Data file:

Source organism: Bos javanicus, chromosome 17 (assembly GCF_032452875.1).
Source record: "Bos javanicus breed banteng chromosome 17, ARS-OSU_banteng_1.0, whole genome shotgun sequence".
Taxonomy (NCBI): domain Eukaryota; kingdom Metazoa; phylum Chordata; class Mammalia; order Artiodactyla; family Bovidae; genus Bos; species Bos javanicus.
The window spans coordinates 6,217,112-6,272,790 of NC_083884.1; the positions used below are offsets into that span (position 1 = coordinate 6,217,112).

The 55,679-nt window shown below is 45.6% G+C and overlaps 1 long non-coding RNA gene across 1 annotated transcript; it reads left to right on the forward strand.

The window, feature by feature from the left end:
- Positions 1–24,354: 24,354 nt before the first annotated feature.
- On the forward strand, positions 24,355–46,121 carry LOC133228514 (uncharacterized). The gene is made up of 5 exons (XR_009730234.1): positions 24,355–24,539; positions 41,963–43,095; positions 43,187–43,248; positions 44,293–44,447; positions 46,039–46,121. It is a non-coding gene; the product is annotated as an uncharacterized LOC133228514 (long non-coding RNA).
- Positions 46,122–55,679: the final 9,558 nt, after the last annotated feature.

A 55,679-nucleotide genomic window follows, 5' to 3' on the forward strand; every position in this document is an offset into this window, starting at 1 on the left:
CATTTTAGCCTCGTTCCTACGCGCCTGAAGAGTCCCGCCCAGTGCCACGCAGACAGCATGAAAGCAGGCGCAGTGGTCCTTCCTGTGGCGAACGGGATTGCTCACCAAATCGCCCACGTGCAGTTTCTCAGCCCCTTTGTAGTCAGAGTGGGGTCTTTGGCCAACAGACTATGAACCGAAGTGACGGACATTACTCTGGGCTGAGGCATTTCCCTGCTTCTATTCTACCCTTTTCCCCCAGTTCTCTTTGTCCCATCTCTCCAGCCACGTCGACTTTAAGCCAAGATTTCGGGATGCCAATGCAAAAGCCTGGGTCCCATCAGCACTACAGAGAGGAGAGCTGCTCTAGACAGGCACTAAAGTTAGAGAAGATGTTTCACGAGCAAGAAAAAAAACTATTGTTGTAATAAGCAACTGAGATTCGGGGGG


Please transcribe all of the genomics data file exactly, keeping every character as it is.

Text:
Source organism: Bos javanicus, chromosome 17 (assembly GCF_032452875.1).
Source record: "Bos javanicus breed banteng chromosome 17, ARS-OSU_banteng_1.0, whole genome shotgun sequence".
Taxonomy (NCBI): domain Eukaryota; kingdom Metazoa; phylum Chordata; class Mammalia; order Artiodactyla; family Bovidae; genus Bos; species Bos javanicus.
The window spans coordinates 6,217,112-6,272,790 of NC_083884.1; the positions used below are offsets into that span (position 1 = coordinate 6,217,112).

The 55,679-nt window shown below is 45.6% G+C and overlaps 1 long non-coding RNA gene across 1 annotated transcript; it reads left to right on the forward strand.

The window, feature by feature from the left end:
- Positions 1–24,354: 24,354 nt before the first annotated feature.
- On the forward strand, positions 24,355–46,121 carry LOC133228514 (uncharacterized). The gene is made up of 5 exons (XR_009730234.1): positions 24,355–24,539; positions 41,963–43,095; positions 43,187–43,248; positions 44,293–44,447; positions 46,039–46,121. It is a non-coding gene; the product is annotated as an uncharacterized LOC133228514 (long non-coding RNA).
- Positions 46,122–55,679: the final 9,558 nt, after the last annotated feature.

A 55,679-nucleotide genomic window follows, 5' to 3' on the forward strand; every position in this document is an offset into this window, starting at 1 on the left:
CATTTTAGCCTCGTTCCTACGCGCCTGAAGAGTCCCGCCCAGTGCCACGCAGACAGCATGAAAGCAGGCGCAGTGGTCCTTCCTGTGGCGAACGGGATTGCTCACCAAATCGCCCACGTGCAGTTTCTCAGCCCCTTTGTAGTCAGAGTGGGGTCTTTGGCCAACAGACTATGAACCGAAGTGACGGACATTACTCTGGGCTGAGGCATTTCCCTGCTTCTATTCTACCCTTTTCCCCCAGTTCTCTTTGTCCCATCTCTCCAGCCACGTCGACTTTAAGCCAAGATTTCGGGATGCCAATGCAAAAGCCTGGGTCCCATCAGCACTACAGAGAGGAGAGCTGCTCTAGACAGGCACTAAAGTTAGAGAAGATGTTTCACGAGCAAGAAAAAAAACTATTGTTGTAATAAGCAACTGAGATTCGGGGGG